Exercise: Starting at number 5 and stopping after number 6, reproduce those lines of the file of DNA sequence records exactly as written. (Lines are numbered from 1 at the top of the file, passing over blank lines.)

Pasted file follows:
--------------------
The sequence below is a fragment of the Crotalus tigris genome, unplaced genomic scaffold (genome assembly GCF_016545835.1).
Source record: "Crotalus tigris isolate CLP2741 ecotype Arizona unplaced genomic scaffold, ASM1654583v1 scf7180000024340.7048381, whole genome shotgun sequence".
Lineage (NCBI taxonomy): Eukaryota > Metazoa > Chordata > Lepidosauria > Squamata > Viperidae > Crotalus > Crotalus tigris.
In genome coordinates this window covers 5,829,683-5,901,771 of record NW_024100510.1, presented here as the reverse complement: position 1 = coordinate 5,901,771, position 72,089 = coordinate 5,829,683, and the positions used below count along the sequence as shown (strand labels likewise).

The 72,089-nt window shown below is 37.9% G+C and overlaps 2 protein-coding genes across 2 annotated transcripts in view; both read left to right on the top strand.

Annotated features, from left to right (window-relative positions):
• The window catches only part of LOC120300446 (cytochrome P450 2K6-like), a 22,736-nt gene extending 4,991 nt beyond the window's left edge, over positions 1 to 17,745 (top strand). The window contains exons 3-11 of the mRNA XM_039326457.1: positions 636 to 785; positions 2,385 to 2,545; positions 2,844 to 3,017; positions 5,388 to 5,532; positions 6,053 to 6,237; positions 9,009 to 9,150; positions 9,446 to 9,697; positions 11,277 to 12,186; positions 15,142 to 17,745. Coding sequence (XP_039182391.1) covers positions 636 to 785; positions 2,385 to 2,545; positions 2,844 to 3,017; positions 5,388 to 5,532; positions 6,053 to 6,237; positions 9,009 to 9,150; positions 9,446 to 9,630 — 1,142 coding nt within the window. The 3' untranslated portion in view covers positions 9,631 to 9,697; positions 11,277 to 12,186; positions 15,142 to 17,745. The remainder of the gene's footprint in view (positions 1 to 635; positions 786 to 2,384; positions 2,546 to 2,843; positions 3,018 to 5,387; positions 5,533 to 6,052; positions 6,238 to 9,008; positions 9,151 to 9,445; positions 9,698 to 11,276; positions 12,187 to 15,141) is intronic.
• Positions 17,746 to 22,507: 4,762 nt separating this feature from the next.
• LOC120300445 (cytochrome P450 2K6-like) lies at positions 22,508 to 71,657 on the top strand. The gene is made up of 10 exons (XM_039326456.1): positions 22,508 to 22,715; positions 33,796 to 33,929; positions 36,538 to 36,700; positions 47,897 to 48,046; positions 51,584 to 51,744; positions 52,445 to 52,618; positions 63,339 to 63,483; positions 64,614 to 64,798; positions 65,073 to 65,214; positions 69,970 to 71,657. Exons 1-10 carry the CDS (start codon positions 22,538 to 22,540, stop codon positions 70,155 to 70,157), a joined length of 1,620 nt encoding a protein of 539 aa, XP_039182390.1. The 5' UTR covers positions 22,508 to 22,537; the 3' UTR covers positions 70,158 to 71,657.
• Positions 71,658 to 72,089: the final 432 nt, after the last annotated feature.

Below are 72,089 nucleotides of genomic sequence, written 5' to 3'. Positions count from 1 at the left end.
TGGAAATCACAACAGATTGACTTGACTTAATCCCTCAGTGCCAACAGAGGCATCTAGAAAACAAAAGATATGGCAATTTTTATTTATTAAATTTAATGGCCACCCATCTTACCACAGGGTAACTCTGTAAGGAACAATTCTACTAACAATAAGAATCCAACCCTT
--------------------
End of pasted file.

The 72,089-nt window shown below is 37.9% G+C and overlaps 2 protein-coding genes across 2 annotated transcripts in view; both read left to right on the top strand.

Annotated features, from left to right (window-relative positions):